Southeast Asia Needs to Rethink Its Healthcare Services, Says An Asian VC Firm

Technology can help fill in gaps in the region's healthcare system, says Monk's Hill Ventures, in a report
Southeast Asia Needs to Rethink Its Healthcare Services, Says An Asian VC Firm
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Deputy Associate Editor, Asia Pacific
4 min read

Crowded and expensive medical facilities in Southeast Asia is a problem that can be most efficiently solved by technology, says Monk’s Hill Ventures, an investment firm in Southeast Asia, adding health-tech is a key investment opportunity in the region.

Because Southeast Asia - home to more than 650 million people - is so dependent on agriculture, clearing vast farming lands to construct houses is not viable, and the densely packed urban sprawls often lead to outbreaks of infectious, tropical diseases. Added to that is the increasing need for long-term care of chronic conditions, as the average lifespan increases.

Many patients typically have to wait for three hours to receive three minutes of care, the report said, adding for five of ASEAN’s most populous countries, there are an average of 0.8 doctors per 1,000 people, lower than the global average of 1.5 doctors per 1,000, and far behind Singapore’s 2.3 doctors per 1,000 people.

To make a bad situation worse, healthcare costs in Southeast Asia are higher than in most other parts of the world - out of pocket costs account for 44 per cent of current health expenditure, versus the global average of 19 per cent.

Long waiting lines, especially for subsidized medical treatment, often also pressure daily-wage workers, who may have to forego a day of paid work to get doctor consultations.


The Diagnosis For Southeast Asia’s Healthcare Industry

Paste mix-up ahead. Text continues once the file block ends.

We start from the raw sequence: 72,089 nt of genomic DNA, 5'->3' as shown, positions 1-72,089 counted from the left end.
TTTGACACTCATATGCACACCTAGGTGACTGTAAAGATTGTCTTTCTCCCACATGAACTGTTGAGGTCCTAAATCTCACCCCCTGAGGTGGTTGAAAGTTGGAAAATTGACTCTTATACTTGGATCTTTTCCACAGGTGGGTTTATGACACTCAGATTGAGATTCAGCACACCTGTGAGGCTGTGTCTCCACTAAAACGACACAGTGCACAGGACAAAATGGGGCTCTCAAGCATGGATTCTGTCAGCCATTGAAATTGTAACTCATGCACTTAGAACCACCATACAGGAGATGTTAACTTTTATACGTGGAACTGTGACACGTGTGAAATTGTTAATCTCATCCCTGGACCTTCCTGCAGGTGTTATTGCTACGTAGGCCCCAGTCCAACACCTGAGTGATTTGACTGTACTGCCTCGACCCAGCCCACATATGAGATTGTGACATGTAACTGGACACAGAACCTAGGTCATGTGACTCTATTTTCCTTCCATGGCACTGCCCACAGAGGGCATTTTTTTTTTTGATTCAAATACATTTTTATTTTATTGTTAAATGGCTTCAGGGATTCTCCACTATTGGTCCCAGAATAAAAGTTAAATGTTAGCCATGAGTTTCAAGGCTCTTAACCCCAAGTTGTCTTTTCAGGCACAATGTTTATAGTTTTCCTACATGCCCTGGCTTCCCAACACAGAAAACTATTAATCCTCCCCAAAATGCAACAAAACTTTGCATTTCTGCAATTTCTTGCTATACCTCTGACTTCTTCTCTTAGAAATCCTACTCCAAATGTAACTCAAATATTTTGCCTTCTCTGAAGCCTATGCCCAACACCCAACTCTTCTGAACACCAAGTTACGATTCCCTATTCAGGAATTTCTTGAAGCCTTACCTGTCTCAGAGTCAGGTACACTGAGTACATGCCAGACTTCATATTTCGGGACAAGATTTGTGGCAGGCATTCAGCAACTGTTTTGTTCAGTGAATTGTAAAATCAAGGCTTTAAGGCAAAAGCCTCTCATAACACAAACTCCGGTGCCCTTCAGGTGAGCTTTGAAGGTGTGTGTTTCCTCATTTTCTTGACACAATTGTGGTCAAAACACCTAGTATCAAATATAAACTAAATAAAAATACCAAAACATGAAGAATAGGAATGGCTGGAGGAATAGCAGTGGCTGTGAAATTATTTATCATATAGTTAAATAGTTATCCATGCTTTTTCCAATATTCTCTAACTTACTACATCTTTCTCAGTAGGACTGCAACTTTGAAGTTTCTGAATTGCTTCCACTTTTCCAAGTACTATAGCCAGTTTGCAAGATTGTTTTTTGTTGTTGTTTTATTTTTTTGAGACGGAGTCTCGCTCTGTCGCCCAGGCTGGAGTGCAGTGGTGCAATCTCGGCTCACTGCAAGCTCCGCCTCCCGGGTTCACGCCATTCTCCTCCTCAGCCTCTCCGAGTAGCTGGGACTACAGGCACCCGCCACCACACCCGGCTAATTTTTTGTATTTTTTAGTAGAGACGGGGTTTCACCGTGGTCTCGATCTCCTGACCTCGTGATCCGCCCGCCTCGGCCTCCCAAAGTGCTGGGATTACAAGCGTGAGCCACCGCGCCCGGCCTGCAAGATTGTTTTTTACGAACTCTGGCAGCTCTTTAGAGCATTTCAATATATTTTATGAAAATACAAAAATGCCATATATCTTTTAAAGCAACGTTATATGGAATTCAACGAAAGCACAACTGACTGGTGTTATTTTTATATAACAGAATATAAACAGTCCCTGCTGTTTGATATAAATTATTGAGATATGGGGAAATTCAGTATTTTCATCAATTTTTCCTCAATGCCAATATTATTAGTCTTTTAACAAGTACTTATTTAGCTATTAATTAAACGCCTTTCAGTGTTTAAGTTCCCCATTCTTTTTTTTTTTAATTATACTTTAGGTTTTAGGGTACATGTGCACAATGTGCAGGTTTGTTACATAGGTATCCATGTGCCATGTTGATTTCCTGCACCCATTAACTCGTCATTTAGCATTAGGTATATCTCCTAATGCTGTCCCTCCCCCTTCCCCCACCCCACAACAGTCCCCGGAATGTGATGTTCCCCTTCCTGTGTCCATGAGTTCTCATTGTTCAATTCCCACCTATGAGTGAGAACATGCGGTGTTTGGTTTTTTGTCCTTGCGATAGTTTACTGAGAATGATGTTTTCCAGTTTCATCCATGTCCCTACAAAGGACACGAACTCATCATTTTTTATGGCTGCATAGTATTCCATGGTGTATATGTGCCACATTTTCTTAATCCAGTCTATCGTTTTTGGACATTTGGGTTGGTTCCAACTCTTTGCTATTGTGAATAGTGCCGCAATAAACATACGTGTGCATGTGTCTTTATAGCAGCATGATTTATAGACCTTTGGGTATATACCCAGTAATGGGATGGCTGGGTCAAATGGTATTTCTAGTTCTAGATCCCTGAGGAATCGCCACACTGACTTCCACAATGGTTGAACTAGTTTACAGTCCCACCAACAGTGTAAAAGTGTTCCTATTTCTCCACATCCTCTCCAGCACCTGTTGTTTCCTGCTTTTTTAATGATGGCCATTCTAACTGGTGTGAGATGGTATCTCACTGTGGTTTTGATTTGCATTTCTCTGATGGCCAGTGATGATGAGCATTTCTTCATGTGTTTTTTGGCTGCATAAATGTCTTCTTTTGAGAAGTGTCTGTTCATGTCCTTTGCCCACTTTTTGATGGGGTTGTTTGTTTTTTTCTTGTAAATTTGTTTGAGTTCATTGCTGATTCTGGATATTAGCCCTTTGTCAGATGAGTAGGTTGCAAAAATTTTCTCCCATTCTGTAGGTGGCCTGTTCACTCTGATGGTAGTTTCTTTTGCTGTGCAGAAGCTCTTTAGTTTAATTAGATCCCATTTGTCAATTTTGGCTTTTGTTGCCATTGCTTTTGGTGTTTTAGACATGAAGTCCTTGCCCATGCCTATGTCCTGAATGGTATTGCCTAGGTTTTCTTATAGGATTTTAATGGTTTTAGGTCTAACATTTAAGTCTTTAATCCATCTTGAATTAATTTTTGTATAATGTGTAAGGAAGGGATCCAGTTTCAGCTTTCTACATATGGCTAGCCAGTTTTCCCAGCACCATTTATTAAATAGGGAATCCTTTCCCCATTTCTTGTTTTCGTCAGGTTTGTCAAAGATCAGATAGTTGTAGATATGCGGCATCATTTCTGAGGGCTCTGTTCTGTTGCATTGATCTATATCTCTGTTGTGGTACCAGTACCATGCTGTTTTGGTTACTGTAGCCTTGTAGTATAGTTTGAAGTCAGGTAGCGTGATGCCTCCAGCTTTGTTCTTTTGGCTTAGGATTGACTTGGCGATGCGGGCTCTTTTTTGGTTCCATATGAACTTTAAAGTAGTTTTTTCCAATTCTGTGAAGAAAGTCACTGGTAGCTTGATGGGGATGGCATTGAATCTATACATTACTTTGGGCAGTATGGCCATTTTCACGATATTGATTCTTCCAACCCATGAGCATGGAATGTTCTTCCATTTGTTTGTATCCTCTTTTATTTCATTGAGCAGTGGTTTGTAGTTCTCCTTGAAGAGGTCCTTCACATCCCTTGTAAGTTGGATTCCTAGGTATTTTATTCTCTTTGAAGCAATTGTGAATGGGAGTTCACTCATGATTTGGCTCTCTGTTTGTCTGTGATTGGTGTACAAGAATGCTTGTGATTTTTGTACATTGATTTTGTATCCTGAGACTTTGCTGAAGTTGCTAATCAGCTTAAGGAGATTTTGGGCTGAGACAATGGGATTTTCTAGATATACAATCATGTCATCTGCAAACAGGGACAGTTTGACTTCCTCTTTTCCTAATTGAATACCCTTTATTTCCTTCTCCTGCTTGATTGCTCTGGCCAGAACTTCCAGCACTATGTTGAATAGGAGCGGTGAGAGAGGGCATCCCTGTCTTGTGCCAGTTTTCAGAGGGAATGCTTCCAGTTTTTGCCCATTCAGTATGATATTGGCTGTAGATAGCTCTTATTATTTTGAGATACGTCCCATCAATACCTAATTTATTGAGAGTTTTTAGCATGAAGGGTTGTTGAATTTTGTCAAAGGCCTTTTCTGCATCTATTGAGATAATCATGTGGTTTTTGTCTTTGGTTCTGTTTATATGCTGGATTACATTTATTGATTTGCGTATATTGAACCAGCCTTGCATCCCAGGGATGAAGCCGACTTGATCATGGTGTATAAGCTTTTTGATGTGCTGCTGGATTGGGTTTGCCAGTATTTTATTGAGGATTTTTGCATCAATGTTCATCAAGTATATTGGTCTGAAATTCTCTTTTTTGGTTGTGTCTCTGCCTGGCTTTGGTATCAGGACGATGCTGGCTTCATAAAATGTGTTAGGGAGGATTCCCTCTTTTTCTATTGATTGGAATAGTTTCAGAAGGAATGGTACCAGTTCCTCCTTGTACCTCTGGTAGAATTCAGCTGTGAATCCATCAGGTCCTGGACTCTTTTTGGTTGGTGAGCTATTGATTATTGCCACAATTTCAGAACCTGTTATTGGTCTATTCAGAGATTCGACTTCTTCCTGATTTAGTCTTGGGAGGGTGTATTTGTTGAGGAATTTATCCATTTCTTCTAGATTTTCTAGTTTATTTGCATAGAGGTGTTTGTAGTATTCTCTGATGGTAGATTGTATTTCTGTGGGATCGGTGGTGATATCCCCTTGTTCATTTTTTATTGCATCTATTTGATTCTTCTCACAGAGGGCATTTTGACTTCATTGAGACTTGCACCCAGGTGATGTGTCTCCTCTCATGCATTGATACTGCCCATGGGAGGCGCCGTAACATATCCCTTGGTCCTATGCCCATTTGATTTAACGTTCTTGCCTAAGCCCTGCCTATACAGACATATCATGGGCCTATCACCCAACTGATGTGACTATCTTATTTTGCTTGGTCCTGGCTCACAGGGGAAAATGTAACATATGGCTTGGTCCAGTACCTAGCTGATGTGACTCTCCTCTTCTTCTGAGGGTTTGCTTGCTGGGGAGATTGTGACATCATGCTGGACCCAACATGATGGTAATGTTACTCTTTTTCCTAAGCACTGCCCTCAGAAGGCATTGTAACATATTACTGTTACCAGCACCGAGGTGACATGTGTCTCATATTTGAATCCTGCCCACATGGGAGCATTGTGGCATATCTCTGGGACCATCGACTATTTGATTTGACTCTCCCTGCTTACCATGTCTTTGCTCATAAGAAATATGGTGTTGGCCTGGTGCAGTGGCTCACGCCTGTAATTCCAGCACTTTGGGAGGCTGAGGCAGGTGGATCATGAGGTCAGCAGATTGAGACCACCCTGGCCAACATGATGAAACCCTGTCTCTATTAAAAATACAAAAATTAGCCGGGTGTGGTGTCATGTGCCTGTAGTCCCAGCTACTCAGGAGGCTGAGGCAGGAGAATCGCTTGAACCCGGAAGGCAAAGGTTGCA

One of the few bright spots in the massively lacking medical sector in the region is the growing middle class bracket, thanks to strong economic growth the “developing economies” have witnessed over the last few years.

Southeast Asia’s healthcare expenditure is expected to hit $740 billion by 2025, making it a lucrative proposition for investors in the region’s healthcare space, but up until now, those investment opportunities have been limited to local healthcare groups that operate brick-and-mortar hospitals, and large healthcare conglomerates.

Healthcare technology, or healthtech, is becoming an up and coming sector in the region though, presenting a lot more investment opportunities for those looking to get into the space.

In 2018, Southeast Asia saw just under half the 78 healthtech funding deals in Asia, excluding India and China, according to Monk’s Hill Ventures’ report, and these investments were mostly in AI-driven medical imaging companies, apps promoting a healthy lifestyle, and platforms that connect doctors and patients, remotely.

But Monk’s Hill Ventures argues that, through the lens of a broader investment philosophy, companies that offer end-to-end solutions are more favorable.

A full-stack model is more appropriate for Southeast Asia as even a simple disease can require treatment from multiple healthcare professionals. A more serious illness requires multiple hospital visits, blood tests, and other scans, and a full-stack model, which offers all kinds of healthcare services on a single platform, would be most beneficial to patients.


Vietnam’s Jio Health, A Case Study

Monk’s Hill Ventures uses the example of Vietnam’s healthtech company, Jio Health, to illustrate why a full-stack model is the way forward in medicare for Southeast Asians.

For a treatment request, patients typically input their symptoms on the Jio Health platform, and order a consultation with the doctor, who then comes to visit the patients for one-on-one consultations. After the diagnosis, the company works to fill prescriptions, or arrange blood sample collection, whatever the physician prescribes. In case of hospitalisation, Jio Health helps patients book a bed in a ward, and arrange for transportation to and from the medical facility.

Other benefits of Jio’s healthcare platform include digitised medical records, remote consultations and evaluation of test reports, and artificial intelligence for preventative healthcare, among other things. The Jio Health model rethinks the established healthcare industry, says Monk’s Hill, and more need to follow, it adds.

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